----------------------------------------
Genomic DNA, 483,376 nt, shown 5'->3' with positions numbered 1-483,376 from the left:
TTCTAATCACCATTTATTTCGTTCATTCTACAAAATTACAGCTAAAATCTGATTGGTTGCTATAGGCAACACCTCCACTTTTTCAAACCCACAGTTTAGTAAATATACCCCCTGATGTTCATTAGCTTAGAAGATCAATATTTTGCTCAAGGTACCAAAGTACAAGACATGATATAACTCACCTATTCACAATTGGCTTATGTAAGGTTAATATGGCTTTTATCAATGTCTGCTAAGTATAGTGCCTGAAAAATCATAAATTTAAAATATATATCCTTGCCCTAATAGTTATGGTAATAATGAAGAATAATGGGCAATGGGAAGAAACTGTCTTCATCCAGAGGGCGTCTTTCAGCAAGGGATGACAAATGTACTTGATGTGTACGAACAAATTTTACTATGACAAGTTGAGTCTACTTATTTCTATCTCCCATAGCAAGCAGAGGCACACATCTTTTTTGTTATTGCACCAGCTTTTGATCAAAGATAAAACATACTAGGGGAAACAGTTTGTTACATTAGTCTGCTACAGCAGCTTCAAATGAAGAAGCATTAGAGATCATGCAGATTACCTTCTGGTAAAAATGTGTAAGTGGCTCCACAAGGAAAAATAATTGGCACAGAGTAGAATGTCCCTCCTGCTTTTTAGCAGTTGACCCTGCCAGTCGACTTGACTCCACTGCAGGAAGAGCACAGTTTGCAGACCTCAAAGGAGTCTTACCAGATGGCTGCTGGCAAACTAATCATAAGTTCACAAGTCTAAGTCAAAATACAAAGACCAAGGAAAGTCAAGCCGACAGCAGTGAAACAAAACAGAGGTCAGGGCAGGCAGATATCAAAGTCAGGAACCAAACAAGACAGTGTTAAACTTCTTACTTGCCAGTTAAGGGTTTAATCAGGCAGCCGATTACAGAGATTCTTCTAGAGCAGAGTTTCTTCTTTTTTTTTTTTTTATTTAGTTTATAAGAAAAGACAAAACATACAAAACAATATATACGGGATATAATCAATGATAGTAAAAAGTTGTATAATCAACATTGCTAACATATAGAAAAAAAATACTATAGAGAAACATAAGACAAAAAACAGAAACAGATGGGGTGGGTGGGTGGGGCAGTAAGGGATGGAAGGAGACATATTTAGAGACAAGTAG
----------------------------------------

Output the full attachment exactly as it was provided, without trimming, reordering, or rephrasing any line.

Genomic DNA, 483,376 nt, shown 5'->3' with positions numbered 1-483,376 from the left:
TTCTAATCACCATTTATTTCGTTCATTCTACAAAATTACAGCTAAAATCTGATTGGTTGCTATAGGCAACACCTCCACTTTTTCAAACCCACAGTTTAGTAAATATACCCCCTGATGTTCATTAGCTTAGAAGATCAATATTTTGCTCAAGGTACCAAAGTACAAGACATGATATAACTCACCTATTCACAATTGGCTTATGTAAGGTTAATATGGCTTTTATCAATGTCTGCTAAGTATAGTGCCTGAAAAATCATAAATTTAAAATATATATCCTTGCCCTAATAGTTATGGTAATAATGAAGAATAATGGGCAATGGGAAGAAACTGTCTTCATCCAGAGGGCGTCTTTCAGCAAGGGATGACAAATGTACTTGATGTGTACGAACAAATTTTACTATGACAAGTTGAGTCTACTTATTTCTATCTCCCATAGCAAGCAGAGGCACACATCTTTTTTGTTATTGCACCAGCTTTTGATCAAAGATAAAACATACTAGGGGAAACAGTTTGTTACATTAGTCTGCTACAGCAGCTTCAAATGAAGAAGCATTAGAGATCATGCAGATTACCTTCTGGTAAAAATGTGTAAGTGGCTCCACAAGGAAAAATAATTGGCACAGAGTAGAATGTCCCTCCTGCTTTTTAGCAGTTGACCCTGCCAGTCGACTTGACTCCACTGCAGGAAGAGCACAGTTTGCAGACCTCAAAGGAGTCTTACCAGATGGCTGCTGGCAAACTAATCATAAGTTCACAAGTCTAAGTCAAAATACAAAGACCAAGGAAAGTCAAGCCGACAGCAGTGAAACAAAACAGAGGTCAGGGCAGGCAGATATCAAAGTCAGGAACCAAACAAGACAGTGTTAAACTTCTTACTTGCCAGTTAAGGGTTTAATCAGGCAGCCGATTACAGAGATTCTTCTAGAGCAGAGTTTCTTCTTTTTTTTTTTTTTATTTAGTTTATAAGAAAAGACAAAACATACAAAACAATATATACGGGATATAATCAATGATAGTAAAAAGTTGTATAATCAACATTGCTAACATATAGAAAAAAAATACTATAGAGAAACATAAGACAAAAAACAGAAACAGATGGGGTGGGTGGGTGGGGCAGTAAGGGATGGAAGGAGACATATTTAGAGACAAGTAG